For developers who have been building for iPhone and iPod Touch, the unit represents a new form factor and extended UI for presenting their applications. The tablet’s larger screen moves beyond the limitations of the tiny iPhone screen, boosting such applications as electronic book-reading, in-the-field forms applications, and even games.
The new iPad UI supports menus, panes, and windows familiar to developers from their Windows and Mac OS X apps, so it appears that they can adapt their desktop apps’ UIs fairly readily to the iPad. A new iPhone SDK that supports the iPad will be available for downlaod today, Apple says.
Developer interest appears heavy. In a survey of 554 of its developers last week, mobile and desktop platform provider Appcelerator found that more than 90 percent were interested in developing at least one Apple tablet application in the coming year. (Appcelerator will support development of Apple tablet applications.)
But with that interest comes a key question: Can developers create apps that work for both the iPhone and the iPad, or must they fork their apps or even create fully separate ones?
For a variety of reasons, many developers expect to see iPad-specific applications come to market that aren’t intended for iPhone use.
The iPad form factor opens possibilities that don’t make sense on an iPhone
A big reason is the tablet’s larger display enables display of more information, which helps developers such as Bill Vlohos, president of InfoWallet, which makes an information organizer for Mac OS X, Windows, and Linux systems. But such a UI is “going to be difficult to do on the small screen of a phone,” he notes (Vlohos plans on porting the app to the iPhone nonetheless).
The large display and the additional UI controls in the iPad also open the door for apps that didn’t make sense either on a smartphone like the iPhone or on a traditional tablet PC running Windows and using a pen interface. For example, “I think there will be a huge amount of adoption in medical [applications, with] the ability for doctor or a nurse to bring X-rays and other kinds of diagnostics and stuff to the bedside,” says Christopher Allen, co-founder of the iPhoneWebDev developer community. Likewise, salesmen can show content and write up orders on the tablet more easily than on an iPhone, he says.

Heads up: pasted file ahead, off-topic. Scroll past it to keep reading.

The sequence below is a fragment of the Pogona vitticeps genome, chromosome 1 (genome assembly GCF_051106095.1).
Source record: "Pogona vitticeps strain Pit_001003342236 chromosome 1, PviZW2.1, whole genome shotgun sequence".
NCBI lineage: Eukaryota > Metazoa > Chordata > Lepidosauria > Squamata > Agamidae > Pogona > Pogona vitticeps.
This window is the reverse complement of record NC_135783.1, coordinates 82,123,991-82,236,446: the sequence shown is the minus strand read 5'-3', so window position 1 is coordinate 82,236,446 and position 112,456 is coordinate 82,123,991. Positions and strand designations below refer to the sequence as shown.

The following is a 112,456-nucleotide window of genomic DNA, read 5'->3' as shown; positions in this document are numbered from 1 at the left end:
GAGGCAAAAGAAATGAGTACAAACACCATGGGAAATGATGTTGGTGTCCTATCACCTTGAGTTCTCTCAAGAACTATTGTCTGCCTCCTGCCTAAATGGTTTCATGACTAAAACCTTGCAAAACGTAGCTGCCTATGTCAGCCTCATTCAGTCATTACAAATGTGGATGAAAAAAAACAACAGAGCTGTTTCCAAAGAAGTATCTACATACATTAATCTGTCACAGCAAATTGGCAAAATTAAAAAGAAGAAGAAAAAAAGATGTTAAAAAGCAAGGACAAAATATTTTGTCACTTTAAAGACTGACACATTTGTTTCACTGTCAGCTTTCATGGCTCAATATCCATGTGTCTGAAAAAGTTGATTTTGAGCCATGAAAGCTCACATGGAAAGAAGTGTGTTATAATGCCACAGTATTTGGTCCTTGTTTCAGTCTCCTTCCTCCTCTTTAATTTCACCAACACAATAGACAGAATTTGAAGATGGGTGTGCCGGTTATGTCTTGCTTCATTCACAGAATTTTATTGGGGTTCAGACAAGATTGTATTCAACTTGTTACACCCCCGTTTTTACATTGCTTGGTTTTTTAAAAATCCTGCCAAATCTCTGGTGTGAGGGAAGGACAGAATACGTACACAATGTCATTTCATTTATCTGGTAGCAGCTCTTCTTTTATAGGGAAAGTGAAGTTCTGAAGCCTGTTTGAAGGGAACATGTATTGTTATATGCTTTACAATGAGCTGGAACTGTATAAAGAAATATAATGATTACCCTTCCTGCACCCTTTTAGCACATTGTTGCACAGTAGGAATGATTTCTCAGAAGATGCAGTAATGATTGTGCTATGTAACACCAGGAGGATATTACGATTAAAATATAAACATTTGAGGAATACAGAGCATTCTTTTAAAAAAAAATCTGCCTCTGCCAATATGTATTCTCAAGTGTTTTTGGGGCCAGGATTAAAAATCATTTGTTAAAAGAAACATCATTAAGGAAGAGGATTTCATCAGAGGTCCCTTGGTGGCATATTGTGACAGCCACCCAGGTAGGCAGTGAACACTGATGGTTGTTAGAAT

What about existing iPhone apps?
Allen expects most existing iPhone and iPod Touch applications will work fine unmodified on the iPad in some kind of window or other mechanism. But developers will likely want to tweak those applications and create iPad-specific versions to, for example, take advantage of higher resolution and perhaps the addition of more players on the tablet, he notes. Allen will be making that assessment for his current iPhone card game app. “That would require some special programming because it will be not just more content, but the content behaves differently,” he says.
Mark Johnson of Focused Apps, which offers a Facebook application for the iPhone, concurs that running an iPhone application as-is on the iPad may not be optimal. “The optimal user experience for a tablet device would probably be a little different” than what is now supported on an iPhone application, he says.
To address this issue, the iPad adds a “2X” icon to existing apps that scales them up to the larger screen size. Apple’s demos today suggest that the iPad automatically smoothes the graphics and video at the larger size, such as for games.
Of course, developers will invest in iPad-specific versions only if the device is a success and promises them more app sales. “The tablet might be fantastic, and certainly we’ll try it out to see if our software runs on it. But if they don’t sell a lot of units, I imagine we’ll stay focused on the iPhone and iPod Touch,” says Johnson.